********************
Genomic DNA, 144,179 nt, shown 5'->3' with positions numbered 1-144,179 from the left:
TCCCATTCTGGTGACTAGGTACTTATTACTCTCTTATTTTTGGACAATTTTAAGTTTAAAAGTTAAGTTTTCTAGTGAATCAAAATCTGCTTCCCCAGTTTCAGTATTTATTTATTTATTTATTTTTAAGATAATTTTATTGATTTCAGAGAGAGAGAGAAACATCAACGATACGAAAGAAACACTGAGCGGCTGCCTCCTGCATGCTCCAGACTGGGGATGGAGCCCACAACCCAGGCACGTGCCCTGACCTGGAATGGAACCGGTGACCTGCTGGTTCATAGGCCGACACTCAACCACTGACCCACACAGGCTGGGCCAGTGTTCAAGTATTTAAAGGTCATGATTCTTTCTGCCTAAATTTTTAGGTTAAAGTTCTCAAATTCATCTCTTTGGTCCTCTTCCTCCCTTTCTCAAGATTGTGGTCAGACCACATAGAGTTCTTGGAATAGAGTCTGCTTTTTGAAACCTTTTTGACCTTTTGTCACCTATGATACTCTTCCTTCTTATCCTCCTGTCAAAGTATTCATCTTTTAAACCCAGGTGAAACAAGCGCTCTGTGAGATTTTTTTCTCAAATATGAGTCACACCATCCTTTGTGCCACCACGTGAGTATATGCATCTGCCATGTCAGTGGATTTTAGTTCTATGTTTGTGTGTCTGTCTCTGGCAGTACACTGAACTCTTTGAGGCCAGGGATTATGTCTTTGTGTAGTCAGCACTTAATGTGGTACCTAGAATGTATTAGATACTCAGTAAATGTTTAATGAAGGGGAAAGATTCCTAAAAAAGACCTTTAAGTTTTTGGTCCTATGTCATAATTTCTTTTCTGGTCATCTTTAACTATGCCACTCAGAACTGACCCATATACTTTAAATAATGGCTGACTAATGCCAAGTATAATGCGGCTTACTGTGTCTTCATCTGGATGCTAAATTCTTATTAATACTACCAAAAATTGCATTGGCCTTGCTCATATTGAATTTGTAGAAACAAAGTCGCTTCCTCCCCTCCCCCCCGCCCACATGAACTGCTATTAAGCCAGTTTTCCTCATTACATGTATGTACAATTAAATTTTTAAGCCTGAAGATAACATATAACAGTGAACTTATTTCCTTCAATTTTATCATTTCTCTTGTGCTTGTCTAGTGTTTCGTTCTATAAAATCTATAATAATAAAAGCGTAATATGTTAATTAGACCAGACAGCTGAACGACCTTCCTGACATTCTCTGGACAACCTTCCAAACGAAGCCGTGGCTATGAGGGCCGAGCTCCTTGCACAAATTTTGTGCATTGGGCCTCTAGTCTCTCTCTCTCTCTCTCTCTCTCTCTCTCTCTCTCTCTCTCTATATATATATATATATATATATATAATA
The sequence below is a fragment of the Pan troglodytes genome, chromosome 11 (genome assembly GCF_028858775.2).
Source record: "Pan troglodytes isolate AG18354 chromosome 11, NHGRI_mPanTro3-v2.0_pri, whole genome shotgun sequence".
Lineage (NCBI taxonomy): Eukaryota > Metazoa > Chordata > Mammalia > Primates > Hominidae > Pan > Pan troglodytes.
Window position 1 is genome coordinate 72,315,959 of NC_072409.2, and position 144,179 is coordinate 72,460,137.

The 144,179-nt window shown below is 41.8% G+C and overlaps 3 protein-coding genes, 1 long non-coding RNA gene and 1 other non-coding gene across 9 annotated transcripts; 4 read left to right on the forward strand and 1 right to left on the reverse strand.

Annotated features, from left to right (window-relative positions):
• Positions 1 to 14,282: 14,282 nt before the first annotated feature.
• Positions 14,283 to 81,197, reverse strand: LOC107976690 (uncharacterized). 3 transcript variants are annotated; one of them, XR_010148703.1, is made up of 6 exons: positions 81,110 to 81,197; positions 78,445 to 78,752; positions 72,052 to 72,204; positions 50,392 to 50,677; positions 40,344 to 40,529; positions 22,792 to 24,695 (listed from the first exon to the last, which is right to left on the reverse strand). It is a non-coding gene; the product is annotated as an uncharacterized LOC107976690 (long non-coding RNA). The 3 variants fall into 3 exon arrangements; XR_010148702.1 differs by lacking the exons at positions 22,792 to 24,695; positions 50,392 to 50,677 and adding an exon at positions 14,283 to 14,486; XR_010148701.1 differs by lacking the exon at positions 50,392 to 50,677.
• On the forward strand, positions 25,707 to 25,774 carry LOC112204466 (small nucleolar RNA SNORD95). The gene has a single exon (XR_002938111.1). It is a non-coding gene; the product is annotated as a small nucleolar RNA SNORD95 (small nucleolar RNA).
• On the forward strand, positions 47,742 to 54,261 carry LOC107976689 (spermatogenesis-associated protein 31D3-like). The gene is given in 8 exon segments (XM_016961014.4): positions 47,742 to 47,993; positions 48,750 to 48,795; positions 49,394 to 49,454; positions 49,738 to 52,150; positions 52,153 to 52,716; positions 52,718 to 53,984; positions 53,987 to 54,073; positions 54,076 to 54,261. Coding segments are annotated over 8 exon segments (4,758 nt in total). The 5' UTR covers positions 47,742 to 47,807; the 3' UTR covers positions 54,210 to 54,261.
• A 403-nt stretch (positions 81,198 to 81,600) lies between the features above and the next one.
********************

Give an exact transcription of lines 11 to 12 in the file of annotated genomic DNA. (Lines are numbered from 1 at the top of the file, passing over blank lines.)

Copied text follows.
• On the forward strand, positions 25,707 to 25,774 carry LOC112204466 (small nucleolar RNA SNORD95). The gene has a single exon (XR_002938111.1). It is a non-coding gene; the product is annotated as a small nucleolar RNA SNORD95 (small nucleolar RNA).
• On the forward strand, positions 47,742 to 54,261 carry LOC107976689 (spermatogenesis-associated protein 31D3-like). The gene is given in 8 exon segments (XM_016961014.4): positions 47,742 to 47,993; positions 48,750 to 48,795; positions 49,394 to 49,454; positions 49,738 to 52,150; positions 52,153 to 52,716; positions 52,718 to 53,984; positions 53,987 to 54,073; positions 54,076 to 54,261. Coding segments are annotated over 8 exon segments (4,758 nt in total). The 5' UTR covers positions 47,742 to 47,807; the 3' UTR covers positions 54,210 to 54,261.